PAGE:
There are several thousand universities in the U.S. There is at least one state university in every state in the United States, and a number of state-funded states, such as California, have three public higher education systems: the University of California, California State University, and the California Community College system. The well-known public universities in the United States have a complete range of disciplines, prominent disciplines and high academic standing throughout the United States. Almost all American universities charge fees, except for the five military schools funded by the federal government. Public universities in the United States usually have much lower tuition fees than private universities, and students often pay tuition fees with scholarships, student loans, and various grants. The U.S. News and World Report, which exclusively ranks U.S. public universities, has also coined the term 'public Ivy' referring to first-rate public universities that rival the famous Ivy League schools.
There are many private universities in the United States, some of which are religious and/or for-profit. The biggest difference between private universities and public schools is that of investors. Public universities are funded by state finances and private universities are funded by private institutions. Therefore, private school tuitions are higher than public schools’. Private universities rely on the market to survive and set up courses to meet market demand. Curriculum innovation and teaching quality ensure their survival. Private universities lead the nation's higher education rankings. The Ivy League is a private university federation of eight colleges and universities in the United States. They are: Harvard University in Massachusetts, Yale University in Connecticut, Columbia University in New York, Princeton University in New Jersey, Brown University in Rhode Island, Cornell University in New York, Dartmouth College in New Hampshire, and the University of Pennsylvania in Pennsylvania. The eight schools share many characteristics in common: they are among the top and most difficult universities in the United States; they are the alliance of universities around the world that produces the most Rhodes scholars; the most heavily subsidized institutions in the world, with excellent students and teachers. They are also the oldest universities in the United States: seven of the eight schools were established during the British colonial era. These eight universities are often compared to the two top polytechnic universities in the United States: Massachusetts Institute of Technology and California Institute of Technology. These eight Ivy League and two polytechnic universities are often referred to as the 'Top Ten American Universities.' These prestigious private universities also often have expensive tuition. (“The higher the ranking of the school, the more expensive tuition” seems to have become an unwritten law for American universities.)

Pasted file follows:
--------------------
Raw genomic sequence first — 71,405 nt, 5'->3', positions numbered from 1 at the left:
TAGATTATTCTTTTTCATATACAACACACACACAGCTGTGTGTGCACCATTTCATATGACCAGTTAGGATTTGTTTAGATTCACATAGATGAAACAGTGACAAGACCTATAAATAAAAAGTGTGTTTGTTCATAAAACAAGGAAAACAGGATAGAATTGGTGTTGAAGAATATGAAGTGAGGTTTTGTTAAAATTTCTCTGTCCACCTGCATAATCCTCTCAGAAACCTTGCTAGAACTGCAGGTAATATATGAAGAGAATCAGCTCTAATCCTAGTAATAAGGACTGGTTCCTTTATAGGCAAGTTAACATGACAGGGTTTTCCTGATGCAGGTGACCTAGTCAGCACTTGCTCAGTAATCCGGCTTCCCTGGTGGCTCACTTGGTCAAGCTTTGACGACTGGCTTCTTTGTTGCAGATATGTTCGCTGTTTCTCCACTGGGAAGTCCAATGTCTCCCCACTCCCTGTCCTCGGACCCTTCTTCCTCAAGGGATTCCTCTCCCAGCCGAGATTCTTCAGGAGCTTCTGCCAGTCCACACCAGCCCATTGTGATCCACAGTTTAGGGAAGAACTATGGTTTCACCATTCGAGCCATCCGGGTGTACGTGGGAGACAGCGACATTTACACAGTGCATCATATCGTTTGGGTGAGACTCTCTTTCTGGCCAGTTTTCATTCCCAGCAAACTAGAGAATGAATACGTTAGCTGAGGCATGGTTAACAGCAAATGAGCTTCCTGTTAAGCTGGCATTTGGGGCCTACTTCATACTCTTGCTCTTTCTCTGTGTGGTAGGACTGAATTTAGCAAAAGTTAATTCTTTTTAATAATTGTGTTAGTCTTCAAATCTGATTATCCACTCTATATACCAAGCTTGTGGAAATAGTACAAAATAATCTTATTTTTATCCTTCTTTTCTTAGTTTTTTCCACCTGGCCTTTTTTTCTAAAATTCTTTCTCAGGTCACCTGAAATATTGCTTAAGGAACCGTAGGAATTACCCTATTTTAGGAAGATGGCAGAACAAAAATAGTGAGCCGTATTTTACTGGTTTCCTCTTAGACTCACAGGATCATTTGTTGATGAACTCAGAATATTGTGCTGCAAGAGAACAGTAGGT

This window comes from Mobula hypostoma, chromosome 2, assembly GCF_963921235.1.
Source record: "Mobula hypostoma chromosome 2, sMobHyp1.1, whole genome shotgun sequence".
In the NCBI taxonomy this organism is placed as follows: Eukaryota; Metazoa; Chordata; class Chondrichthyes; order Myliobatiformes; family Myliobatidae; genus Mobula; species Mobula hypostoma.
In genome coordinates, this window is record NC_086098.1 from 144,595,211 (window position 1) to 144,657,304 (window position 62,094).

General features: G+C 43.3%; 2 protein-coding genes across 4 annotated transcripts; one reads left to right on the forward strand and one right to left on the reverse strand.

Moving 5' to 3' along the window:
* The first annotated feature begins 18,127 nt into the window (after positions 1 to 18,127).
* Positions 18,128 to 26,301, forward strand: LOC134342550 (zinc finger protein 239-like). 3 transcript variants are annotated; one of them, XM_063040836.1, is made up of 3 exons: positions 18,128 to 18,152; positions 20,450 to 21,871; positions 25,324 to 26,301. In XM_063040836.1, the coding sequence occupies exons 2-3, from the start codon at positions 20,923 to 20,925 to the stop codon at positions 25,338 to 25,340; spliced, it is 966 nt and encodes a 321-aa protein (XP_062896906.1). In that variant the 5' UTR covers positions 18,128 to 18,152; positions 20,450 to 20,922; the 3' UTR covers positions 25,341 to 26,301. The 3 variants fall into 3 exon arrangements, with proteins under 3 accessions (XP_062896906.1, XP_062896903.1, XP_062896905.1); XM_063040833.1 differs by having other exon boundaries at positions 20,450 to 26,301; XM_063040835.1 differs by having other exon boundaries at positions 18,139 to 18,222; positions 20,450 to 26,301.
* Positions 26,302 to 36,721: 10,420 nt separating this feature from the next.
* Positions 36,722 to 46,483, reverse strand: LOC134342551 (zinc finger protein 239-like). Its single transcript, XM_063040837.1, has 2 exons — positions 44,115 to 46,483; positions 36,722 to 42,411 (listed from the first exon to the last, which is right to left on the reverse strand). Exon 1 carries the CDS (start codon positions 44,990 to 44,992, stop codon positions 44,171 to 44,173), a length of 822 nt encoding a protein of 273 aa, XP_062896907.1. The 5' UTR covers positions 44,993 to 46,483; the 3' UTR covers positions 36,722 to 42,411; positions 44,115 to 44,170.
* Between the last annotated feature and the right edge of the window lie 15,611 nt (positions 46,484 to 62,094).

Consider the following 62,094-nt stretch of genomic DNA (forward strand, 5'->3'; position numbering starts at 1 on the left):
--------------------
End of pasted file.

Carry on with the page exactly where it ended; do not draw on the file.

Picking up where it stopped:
Most liberal arts colleges are private - only a handful of them are public. The four-year undergraduate education in schools mainly refers to the undergraduate specialized academic research schools, focusing on ability and quality training. The content of this college education consists of three major sections: science, social sciences and humanities, with a focus on liberal education, general education and quality education, such as the world-renowned Williams College (Williams College). This type of American school mainly offers bachelor's degrees, though some liberal arts colleges also award master's degrees. However, there are a few professional schools in the liberal arts colleges such as School of Business, School of Education, School of Law, School of Music, School of Medicine (Medical School), School of Engineering, School of Communication and so on. They are considered by Americans to be examples of quality undergraduate education.
The two-year community colleges are mostly public. Community colleges offer courses broadly divided into two categories: transitional liberal arts courses, equivalent to the first two years of a four-year university. Students can transfer to 4-year university or college to continue their studies, where their transfer credits will be accepted (generally more recognized by four-year colleges within the state). The other category includes professional, vocational, and technical courses, where graduates are employed directly after graduation. 2-year community colleges usually only offer associate’s degrees. The size of these schools is small and their tuition fees are the cheapest in the entire U.S. higher education system. Compared with other universities, the admission standards are slightly lower.